Diddy sports a new name but the same old hip-hop hype

I once heard this joke in which Diddy walks into a bar, sits down, and orders a drink. “Aren’t you P. Diddy?” the bartender asks. “No,” Diddy says, “It’s just Diddy now. And this bar, I own it. And those shoes you’re wearing, I designed them. And this music on the radio, it’s from my new album (although I personally didn’t write it). You should really buy it, it’s amazing.” And the bartender punches him in the face.

After a four-year hiatus — which he spent dropping tentacles into all arenas of American pop culture — he’s lost the P and released a new album. “Press Play” establishes him as just Diddy — brand new name, same great flavor.

The album’s title should be your first warning. It’s as if Diddy knows deep down that it sucks, so he’s begging his audience to listen (“Press Play, Please?”). Or, more likely, he’s worried that his brain-dead clientele may not know how to work the iTunes controls.

Let’s take a ride on the Diddy train, through a world populated by Diddy’s personal army of hired hands. Here we see production from Cool & Dre, Timbaland, Kanye West, the Neptunes and lots of others. There’s also vocal support from Christina Aguilera, Mary J. Blige, Twista, Nas, blah, blah, blah. It’s clear that Diddy needs all the support he can get. In fact, if he had stayed out of the project altogether, it probably would have made for a much stronger album.

The highlights are the places where Diddy is not, but these inevitably get buried in Diddiness. Twista’s genuinely resplendent verse on the track “Diddy Rock” is a diamond in the rough. But it’s impossible not to laugh when Timbaland sings, “I’m your burgers, you my fries.”

The album takes itself too seriously, which is a big problem. One track, “Crazy Thang,” is, quite literally, Diddy and some girl S. Rosete talking about their relationship. It’s comforting to know that we can count on Diddy to give sage advice like, “You see, love is a crazy thang.” Thanks, Diddy. I’ll keep that one in mind next time I ponder the nature of human passion.

The song really takes you for a spin in the cliché-mobile, but it can’t even touch “Claim My Place.” This song has it all: magical harp sounds, an angelic chorus, and Diddy imparting wisdom through solemn spoken word. “I really feel I can do anything. I really, truly believe in God that way,” Diddy tells us. Combine this with some nostalgic lines about his mother and father, and the resultant song is the most self-indulgent thing I’ve ever heard in my life, which is saying a lot because I’ve also heard the rest of the album.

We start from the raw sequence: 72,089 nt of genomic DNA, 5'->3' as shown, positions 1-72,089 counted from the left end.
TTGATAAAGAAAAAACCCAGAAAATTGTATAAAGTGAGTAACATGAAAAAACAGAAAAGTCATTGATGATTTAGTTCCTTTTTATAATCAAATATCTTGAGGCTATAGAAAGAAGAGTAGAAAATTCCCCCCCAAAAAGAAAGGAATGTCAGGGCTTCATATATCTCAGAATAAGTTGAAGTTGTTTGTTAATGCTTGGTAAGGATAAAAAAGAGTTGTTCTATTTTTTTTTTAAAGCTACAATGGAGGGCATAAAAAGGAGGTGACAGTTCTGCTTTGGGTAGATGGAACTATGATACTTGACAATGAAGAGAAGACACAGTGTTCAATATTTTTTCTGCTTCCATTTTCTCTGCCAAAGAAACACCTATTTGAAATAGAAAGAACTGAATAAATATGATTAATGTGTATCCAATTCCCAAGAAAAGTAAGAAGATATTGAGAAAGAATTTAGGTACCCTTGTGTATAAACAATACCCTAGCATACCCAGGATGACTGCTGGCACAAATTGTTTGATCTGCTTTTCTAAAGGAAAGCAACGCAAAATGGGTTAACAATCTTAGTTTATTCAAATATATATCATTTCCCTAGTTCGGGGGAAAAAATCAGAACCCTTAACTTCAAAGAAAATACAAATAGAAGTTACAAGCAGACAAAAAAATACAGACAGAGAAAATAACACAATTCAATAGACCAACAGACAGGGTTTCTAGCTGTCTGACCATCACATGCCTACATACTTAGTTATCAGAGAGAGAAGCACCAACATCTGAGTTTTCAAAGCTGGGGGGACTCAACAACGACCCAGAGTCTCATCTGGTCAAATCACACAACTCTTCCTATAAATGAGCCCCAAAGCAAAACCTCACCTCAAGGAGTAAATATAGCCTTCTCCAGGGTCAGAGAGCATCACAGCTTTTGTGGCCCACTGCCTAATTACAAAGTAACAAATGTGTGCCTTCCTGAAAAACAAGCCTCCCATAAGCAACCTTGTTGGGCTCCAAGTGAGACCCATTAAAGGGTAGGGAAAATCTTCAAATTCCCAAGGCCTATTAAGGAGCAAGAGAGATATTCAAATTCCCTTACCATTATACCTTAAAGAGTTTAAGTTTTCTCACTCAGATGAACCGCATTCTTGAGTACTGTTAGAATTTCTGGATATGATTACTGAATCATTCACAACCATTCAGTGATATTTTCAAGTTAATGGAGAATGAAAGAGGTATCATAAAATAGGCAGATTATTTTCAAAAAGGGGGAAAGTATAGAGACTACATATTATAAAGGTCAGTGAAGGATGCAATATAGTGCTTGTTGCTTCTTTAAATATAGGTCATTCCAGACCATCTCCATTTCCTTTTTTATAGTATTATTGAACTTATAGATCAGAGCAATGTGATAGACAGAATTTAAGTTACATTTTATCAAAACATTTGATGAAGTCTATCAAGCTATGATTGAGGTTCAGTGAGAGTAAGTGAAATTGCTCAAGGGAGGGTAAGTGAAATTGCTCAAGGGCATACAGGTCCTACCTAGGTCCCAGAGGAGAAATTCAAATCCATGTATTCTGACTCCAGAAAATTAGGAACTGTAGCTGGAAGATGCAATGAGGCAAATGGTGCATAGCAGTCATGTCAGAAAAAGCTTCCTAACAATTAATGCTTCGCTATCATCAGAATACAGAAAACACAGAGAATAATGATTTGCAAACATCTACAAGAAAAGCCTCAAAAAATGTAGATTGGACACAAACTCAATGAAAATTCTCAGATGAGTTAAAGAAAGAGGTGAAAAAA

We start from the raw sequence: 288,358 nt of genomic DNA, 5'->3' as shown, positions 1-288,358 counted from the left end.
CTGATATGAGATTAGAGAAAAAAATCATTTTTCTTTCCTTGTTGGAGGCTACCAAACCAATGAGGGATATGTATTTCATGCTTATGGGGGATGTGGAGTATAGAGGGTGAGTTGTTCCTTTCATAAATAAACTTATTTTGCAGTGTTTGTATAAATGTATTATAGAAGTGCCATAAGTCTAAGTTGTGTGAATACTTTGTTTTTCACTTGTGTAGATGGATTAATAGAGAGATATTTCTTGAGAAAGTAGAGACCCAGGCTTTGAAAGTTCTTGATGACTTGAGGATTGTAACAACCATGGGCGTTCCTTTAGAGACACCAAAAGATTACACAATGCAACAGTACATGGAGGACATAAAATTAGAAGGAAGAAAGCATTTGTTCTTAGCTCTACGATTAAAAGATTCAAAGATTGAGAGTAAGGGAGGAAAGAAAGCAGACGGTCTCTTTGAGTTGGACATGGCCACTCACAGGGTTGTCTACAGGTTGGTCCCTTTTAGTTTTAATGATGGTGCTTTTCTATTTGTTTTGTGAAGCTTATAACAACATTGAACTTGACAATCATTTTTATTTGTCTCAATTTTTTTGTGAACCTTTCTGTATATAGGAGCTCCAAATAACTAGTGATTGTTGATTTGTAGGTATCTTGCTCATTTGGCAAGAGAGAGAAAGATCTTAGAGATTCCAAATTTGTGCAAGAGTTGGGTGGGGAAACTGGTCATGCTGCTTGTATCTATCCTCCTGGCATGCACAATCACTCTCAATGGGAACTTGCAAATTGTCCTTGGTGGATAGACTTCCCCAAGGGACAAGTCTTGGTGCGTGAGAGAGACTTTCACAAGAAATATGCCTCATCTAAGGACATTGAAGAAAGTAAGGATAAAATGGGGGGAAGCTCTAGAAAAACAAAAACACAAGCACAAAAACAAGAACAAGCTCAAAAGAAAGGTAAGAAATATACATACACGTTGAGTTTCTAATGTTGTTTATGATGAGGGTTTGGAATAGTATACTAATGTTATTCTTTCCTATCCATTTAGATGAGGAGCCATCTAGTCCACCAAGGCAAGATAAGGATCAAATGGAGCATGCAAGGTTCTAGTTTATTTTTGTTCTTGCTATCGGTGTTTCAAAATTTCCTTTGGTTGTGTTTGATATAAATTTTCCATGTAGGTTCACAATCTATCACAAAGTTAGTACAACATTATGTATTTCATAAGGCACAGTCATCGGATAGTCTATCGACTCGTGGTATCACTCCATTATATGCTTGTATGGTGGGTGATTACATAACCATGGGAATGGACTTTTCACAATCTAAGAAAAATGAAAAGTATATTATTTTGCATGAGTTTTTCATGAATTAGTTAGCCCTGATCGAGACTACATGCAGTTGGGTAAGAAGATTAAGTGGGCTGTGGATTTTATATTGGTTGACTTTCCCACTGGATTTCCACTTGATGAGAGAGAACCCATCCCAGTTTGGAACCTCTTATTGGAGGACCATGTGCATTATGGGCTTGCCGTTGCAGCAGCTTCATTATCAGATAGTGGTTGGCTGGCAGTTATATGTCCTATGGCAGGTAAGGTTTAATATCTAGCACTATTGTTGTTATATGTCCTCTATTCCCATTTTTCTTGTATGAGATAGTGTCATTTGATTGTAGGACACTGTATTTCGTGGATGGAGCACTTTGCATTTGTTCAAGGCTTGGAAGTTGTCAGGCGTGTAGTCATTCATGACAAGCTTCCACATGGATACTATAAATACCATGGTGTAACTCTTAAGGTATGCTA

Listening to the CD is like witnessing the slow strangulation and death of hip-hop. There’s one track in particular, “I Am,” that sounds like Diddy took Jay-Z’s song “What More Can I Say,” sliced its balls off, sucked the blood out of it, and sprayed it down with Reddi Whip. It’s enough to make anyone feel like crying.

I was certainly in tears when I heard Kanye West’s stellar production on “Everything I Love” corrupted once again by Diddy’s rapping. He blurts out, “I’m the heart of the city, I’m a part of the sewers, I’m the honorable Diddy!” To Diddy’s credit, though, he tries something new on this album — singing. But wasn’t this inevitable, considering that he “feels he can do anything”? Dream on, Diddy. His singing is OK at best, but it’s mostly just embarrassing, so it’s good he confined it to only a couple of tracks.

Diddy thinks he is hard, but he is not hard. He’s a brand name, and that’s all I want him to be. I own four pairs of Sean Jean pants, seven sets of SJ Elite sneakers, my fragrance of choice is Unforgivable, and I eat at Justin’s every other night. I don’t care about the music! I’m living the Diddy life. Hip-hop? What’s that?

The man has ambition, but he lacks the sense to stop making music. Good thing I have the sense to stop listening.

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